In essence, UCLA and USC are Batman and the Joker, destined to do this forever.
The Olympic Sports Will Be Fine
There is some justifiable angst from sections of the UCLA fanbase regarding how this move will affect the non-revenue sports. Let's start with the basics that most of these sports will find a home in the Big Ten, with the few that the conference does not support (like men’s volleyball, water polo, and beach volleyball) will continue to remain in the MPSF. The large increase in revenue would also provide UCLA the opportunity to potentially add more sports, such as ice hockey, which is currently a club sport on campus.
It’s that huge increase in revenue that ultimately leads me to believe the Olympic sports will be ok. Sure, a good chunk of that increase in revenue will go towards football and basketball, but there will be more than enough to make things as comfortable as possible for the Olympic sports going forward. That’s the nice thing about money - it can fix a lot of issues, and UCLA will have a LOT of money to fix issues going forward.
Oregon and Washington are Not the Next Domino…
When it became clear that the UCLA and USC move was, in fact, real, all eyes suddenly turned towards the other two name brands in Pac-12 football to see what their next move would be. What Oregon and Washington do next will in many ways dictate what happens to the rest of the Pac-12, and as of late Thursday night there were scattered reports both schools were on the verge of applying to the Big Ten.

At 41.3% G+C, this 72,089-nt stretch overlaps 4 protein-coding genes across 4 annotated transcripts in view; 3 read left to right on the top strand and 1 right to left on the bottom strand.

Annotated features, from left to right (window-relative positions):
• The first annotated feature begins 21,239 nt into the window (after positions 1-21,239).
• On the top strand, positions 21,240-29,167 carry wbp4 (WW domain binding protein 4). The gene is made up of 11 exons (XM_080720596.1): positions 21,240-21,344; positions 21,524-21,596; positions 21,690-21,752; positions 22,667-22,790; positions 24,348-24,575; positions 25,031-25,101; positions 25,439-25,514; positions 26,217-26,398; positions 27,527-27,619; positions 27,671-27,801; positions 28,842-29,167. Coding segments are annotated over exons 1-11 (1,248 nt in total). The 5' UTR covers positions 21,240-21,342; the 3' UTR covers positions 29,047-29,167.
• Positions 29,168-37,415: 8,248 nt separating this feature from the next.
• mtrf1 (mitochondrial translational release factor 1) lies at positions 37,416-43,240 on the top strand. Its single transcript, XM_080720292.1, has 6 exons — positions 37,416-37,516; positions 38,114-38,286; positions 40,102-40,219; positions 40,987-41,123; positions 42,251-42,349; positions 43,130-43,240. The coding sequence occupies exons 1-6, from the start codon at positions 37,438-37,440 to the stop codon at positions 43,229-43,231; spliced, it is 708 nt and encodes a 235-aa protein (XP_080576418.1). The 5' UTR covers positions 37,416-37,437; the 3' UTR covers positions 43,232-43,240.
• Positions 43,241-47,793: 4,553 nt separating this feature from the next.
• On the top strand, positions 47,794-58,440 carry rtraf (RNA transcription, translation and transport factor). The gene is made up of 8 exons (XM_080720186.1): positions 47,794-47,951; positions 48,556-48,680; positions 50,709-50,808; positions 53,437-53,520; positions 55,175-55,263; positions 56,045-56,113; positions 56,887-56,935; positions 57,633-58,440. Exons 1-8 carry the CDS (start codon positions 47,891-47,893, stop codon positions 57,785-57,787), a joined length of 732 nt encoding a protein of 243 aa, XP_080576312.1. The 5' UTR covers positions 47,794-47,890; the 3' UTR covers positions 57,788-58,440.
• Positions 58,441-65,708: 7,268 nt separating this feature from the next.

But I am not positive either school is a lock to join, for a few reasons. For one, reports are that by adding UCLA and USC to their conference, the Big Ten is looking at a media rights deal that could pay each school around $100 million. At that price point, any other add would need to be worth $100 million on its own, and it is hard to see either Oregon or Washington necessarily reaching that point. Washington maybe has more of a case here - Seattle is the 14th largest media market in the country, which combines with its historical prestige and large academic focus to make a strong enough case for membership. Oregon will play on their national brand, but the closest media center to the school is Portland, which is down at 25th. That’s just going to be a hard sell. Stanford and UC Berkeley have a much better case than either school thanks to the Bay Area, but there have been enough rumblings over the past few years that those schools may be looking to deemphasize athletics going forward.